Cyclists always have the right of way?

Craig Kelly

Craig Kelly

Lawyers are a highly educated bunch – right? I mean, when they make a statement of law they know what they are talking about (goes the common wisdom). So boy was I excited when I read the following, written by a Nebraska Attorney:

Bicyclists always have the right of way […in Bellevue, Nebraska]

Really? Someone from Nebraska – tell me it’s true! (more…)

Sympathy for the Devil

I was walking around the city the other day, headphones on, rocking out. I’d just crossed the street, and took a step to the left off of the curb, getting ready to turn left and immediately cross another street. I heard a squeal (which in retrospect was the sound of bike brakes on the rims) and felt a thud against my left shoulder. Before I knew what was happening, I saw a guy smack onto the pavement in front of me. I’d just blindly walked in front of a cyclist riding in the road next to the curb, knocking him to the ground.

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Learning how to ride safely due to a dead battery

I was leaving work – late – the other night in what seemed a normal manner. It was dry and clear, but dark as I’d stayed at work solving a problem (funny how you can be most productive in an office environment when 80% of the rest of the company has already left.) I grabbed my bike off the rack, flicked on the lights (they are nice and bright) and roll out the door.

About halfway home from the office I’ve got this strange feeling something isn’t right. I’m riding on lit streets, but on a whim I put my hand in front of the Planet Bike Blaze 1/2w Headlight mounted on my handlebars. It barely illuminates my palm at 4 inches.  Damn. Dead batteries. While I’m at it I stop and check the tail light. Completely dead. I try to turn it on. Dim light then nothing. Damn. More dead batteries.

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Coming out of the closet: I Hate Helmets

I’ve been doing a fence-straddling maneuver here at JustAnotherCyclist regarding the issue of bicycle helmets.  Again I will reiterate that I do not encourage folks to go about without a helmet.  Nor do I encourage you to ride with one.  It is entirely your choice (except for areas where specific laws apply.)  My frustration comes entirely from the dogmatic nonsense that the issue seems to instill in some folks.

I first started to become openly frustrated with the whole helmet situation when I was in the hospital for a broken collar bone due to a bike crash.  I distinctly recall one of the ER nurses asking me “Were you wearing a helmet?” I simply answered the question at first, but then I started to think a little more critically about the question. (more…)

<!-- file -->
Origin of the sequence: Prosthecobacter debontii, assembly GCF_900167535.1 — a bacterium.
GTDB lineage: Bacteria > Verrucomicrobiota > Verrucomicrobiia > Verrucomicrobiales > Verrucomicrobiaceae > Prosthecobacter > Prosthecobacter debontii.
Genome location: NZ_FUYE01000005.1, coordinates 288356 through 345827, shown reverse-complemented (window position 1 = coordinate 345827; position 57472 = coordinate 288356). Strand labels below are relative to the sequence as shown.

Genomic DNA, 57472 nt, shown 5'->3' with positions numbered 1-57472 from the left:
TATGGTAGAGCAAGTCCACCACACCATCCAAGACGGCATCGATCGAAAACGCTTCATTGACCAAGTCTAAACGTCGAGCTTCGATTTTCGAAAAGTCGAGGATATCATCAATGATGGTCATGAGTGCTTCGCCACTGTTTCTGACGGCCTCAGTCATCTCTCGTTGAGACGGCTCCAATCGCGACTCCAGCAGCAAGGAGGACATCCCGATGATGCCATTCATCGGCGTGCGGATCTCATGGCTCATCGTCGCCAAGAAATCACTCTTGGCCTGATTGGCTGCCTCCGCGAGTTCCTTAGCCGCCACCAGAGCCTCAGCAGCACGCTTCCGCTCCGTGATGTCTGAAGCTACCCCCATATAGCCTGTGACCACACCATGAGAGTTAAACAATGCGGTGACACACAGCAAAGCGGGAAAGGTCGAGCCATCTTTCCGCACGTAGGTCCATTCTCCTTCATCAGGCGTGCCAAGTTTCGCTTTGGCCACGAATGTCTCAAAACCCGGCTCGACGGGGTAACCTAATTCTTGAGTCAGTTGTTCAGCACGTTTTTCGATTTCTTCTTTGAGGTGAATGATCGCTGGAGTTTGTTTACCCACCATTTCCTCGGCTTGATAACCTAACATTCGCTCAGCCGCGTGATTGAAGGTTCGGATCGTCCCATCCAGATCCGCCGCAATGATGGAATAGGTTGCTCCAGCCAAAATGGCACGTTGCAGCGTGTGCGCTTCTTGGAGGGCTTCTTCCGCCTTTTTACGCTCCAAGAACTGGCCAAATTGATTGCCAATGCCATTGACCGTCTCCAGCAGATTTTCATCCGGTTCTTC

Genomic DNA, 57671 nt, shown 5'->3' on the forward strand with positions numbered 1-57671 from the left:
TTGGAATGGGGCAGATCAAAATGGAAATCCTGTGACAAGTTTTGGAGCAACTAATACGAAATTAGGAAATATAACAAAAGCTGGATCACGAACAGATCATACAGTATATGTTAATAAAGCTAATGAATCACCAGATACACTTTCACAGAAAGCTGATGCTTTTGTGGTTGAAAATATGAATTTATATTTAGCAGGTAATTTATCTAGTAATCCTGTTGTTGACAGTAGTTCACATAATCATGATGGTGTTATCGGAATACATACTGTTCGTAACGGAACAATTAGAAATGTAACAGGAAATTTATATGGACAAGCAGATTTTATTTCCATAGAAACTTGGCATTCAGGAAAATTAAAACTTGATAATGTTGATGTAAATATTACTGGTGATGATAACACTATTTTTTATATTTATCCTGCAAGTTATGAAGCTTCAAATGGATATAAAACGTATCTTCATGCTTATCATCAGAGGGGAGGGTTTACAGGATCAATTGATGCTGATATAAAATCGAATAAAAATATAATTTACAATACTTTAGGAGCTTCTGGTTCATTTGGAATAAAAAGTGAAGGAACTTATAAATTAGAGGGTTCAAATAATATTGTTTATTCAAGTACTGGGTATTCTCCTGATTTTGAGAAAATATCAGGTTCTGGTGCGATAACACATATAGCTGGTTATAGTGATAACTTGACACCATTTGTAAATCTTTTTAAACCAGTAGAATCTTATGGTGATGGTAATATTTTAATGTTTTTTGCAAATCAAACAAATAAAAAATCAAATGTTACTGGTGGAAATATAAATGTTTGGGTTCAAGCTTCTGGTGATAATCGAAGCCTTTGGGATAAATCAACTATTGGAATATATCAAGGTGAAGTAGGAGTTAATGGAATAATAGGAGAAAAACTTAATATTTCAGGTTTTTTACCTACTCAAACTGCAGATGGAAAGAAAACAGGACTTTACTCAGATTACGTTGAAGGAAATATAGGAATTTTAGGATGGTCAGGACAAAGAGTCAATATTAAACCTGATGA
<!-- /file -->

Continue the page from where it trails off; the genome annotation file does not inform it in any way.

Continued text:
Helmets and the “They Can’t Hurt” theory

I’ve said it many many times, I’m neither pro- nor anti- helmet.  My statements on the subject have been very accurately described by others as ambivalent.

I may, however, be changing my mind.  And you, dear reader, get to come along for the ride.

So to stop skirting the issue, I’ll state my opinion, as it exists today:

I don’t really mind wearing a helmet, but I really don’t think they do squat to protect me.  The risks the helmet protect me from are the same risks I experience when walking down the street.  I’m just as comfortable riding my bike without a helmet as I am walking across my living room without a helmet.

And that is when the “Say what” and “this guy’s nuts” comments come on.  “Clearly you’re safer with a helmet on.   It’s obvious.  Anyone who thinks otherwise is a moron,” is another possible retort to my sentiment.

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Use your head while riding

Warning – Just Another Cyclist is about to jump into the cycling helmet debate.  If you’ve had about all you can stand of the endless arguing on this issue (and who can blame you really?) then perhaps you’ll find one of my other articles more to your taste.

I also want to point out that you will likely not walk away with a clear impression that I’m on one side of the issue or the other.  I’m decidedly neither pro nor anti helmet.  I wear a helmet when I ride if I feel like it.  I generally always wear it on group rides more out of peer pressure (everybody’s wearing one!) or habit than anything else.  I almost always wear gloves when I ride to protect my hands if (or should I say when) I happen to hit the pavement, and the helmet is kinda in the same category.  On the other hand, I do not ride any differently if I don’t have my helmet on than when I do.

The main reason for my indecision is that I’ve not seen anything that would make me think that one side of the argument or the other is correct.  I decided to do a little more digging into the issue and see what I could come up with.

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